Britain's powerhouse service sector bounced back in March, posting its strongest growth of the year.
The closely-watched Markit/CIPS UK Services Purchasing Managers' Index (PMI) lifted to 55.0 in March from 53.3 the month before, the fastest expansion since December and above economists' expectations of a 53.4 mark.
This a sharp rebound from February, when the sector reported a five-month low.
The survey said firms put the growth down to "supportive UK economic conditions and greater client demand".
However, the slump in the value of the pound since Brexit continues to push up import prices, with business costs rising at the steepest rate since September 2008.
The service sector accounts for around three-quarters of UK economic activity, covering everything from shopkeepers to bankers.
The report also follows disappointing manufacturing and construction PMI data earlier this week, which suggests Britain's economy is slowing down at the end of the first quarter.
IHS Markit chief business economist Chris Williamson said: "The survey data indicate that UK business activity growth regained some momentum after having slipped to a five-month low in February, but the upturn fails to change the picture of an economy that slowed in the first quarter.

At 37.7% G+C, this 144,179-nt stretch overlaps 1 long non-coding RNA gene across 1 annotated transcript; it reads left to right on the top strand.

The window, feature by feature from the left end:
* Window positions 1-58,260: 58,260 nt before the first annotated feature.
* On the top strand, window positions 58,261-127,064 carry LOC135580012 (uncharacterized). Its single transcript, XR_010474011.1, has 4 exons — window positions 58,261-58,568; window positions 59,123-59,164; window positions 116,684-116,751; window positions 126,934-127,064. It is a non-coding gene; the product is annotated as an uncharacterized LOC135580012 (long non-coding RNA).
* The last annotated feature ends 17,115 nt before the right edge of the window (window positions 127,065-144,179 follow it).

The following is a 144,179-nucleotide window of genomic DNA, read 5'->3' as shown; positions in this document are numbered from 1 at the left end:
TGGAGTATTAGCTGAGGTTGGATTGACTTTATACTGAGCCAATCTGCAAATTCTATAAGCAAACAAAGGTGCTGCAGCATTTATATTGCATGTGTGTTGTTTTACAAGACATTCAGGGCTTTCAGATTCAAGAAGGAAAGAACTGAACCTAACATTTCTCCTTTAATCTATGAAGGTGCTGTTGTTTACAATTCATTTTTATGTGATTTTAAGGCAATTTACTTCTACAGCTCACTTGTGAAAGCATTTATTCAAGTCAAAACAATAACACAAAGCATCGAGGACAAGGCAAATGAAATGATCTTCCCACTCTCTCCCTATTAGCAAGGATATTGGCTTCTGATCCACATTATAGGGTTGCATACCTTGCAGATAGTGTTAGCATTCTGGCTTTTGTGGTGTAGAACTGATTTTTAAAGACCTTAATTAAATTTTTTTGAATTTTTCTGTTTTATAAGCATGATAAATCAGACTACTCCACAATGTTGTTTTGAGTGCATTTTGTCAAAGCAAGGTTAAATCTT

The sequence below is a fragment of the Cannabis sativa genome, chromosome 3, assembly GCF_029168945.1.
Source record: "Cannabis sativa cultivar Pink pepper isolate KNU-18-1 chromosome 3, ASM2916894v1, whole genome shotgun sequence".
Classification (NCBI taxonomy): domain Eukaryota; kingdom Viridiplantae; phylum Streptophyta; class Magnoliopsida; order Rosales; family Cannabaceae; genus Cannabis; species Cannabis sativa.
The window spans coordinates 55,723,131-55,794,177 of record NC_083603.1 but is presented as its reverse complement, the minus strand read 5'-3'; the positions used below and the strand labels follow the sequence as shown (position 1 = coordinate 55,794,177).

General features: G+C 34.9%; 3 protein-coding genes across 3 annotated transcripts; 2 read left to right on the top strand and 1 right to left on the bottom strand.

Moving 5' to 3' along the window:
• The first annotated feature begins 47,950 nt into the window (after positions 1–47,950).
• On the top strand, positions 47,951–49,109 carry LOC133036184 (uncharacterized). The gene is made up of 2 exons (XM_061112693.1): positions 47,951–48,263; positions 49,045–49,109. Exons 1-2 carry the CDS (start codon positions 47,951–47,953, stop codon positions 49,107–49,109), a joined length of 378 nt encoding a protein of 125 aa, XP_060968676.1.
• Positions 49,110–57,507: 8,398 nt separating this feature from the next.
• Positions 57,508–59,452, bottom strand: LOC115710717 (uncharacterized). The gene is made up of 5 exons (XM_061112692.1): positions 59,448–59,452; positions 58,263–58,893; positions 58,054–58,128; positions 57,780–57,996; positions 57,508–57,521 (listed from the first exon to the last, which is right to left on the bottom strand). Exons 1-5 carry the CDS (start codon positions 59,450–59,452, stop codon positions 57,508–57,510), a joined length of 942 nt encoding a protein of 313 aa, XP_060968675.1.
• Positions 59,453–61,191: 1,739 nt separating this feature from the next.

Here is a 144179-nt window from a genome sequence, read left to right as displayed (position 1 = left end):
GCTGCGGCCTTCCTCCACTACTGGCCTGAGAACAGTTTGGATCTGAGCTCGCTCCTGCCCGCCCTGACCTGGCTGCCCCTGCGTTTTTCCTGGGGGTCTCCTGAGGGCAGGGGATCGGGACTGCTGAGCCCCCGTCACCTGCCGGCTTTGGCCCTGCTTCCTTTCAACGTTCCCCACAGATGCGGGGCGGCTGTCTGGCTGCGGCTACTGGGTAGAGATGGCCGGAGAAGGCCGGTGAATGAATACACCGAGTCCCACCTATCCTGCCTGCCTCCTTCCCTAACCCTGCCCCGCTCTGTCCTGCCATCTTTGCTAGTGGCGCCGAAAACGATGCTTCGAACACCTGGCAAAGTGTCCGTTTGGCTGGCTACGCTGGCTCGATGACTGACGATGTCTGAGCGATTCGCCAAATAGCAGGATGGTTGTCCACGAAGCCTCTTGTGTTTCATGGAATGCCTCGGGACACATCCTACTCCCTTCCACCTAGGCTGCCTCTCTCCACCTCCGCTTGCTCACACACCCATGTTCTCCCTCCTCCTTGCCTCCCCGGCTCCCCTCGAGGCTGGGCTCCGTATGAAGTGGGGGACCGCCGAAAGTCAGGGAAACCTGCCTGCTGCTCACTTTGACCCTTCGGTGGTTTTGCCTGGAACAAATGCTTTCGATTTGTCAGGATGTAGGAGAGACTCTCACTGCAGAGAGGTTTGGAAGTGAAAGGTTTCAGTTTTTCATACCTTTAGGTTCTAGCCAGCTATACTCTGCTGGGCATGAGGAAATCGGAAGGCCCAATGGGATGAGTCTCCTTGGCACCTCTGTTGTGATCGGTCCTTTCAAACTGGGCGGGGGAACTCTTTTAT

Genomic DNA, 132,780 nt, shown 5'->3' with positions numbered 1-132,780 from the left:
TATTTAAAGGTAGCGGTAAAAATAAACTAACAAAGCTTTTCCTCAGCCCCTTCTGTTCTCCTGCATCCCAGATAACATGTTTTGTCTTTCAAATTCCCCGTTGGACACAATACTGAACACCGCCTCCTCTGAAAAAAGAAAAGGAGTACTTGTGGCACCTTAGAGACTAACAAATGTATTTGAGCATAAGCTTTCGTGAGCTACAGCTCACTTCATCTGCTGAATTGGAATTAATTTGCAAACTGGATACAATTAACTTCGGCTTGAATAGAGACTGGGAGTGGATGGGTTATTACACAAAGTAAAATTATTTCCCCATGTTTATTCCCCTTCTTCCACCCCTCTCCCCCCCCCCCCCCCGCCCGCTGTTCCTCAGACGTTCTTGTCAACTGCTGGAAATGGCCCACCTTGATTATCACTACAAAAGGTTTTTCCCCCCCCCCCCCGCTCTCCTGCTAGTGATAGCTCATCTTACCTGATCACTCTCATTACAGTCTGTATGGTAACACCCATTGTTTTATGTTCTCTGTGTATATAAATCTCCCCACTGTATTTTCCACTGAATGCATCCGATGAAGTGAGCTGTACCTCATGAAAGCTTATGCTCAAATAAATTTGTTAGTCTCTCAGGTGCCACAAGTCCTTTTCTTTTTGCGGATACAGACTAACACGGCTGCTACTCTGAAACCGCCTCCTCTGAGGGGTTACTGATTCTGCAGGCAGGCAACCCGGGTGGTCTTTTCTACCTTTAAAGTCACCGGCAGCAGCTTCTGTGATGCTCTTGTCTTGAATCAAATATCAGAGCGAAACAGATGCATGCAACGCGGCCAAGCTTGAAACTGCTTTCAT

"The relative weakness of the PMI survey data compared to that seen at the turn of the year suggests the economy will have grown by 0.4% in the first quarter, markedly lower than the 0.7% expansion seen in the fourth quarter of last year."
The report said consumer-facing businesses suffered the worst performance in the period, such as restaurants, gyms and hairdressers. The best performers in the period was financial services.
IHS Markit chief UK & European economist Howard Archer said: "While the services purchasing managers' survey showed welcome, clear improvement in March after hitting a five-month low in February, the overall impression remains that the UK economy lost momentum in the first quarter as increasingly squeezed consumers limited their spending."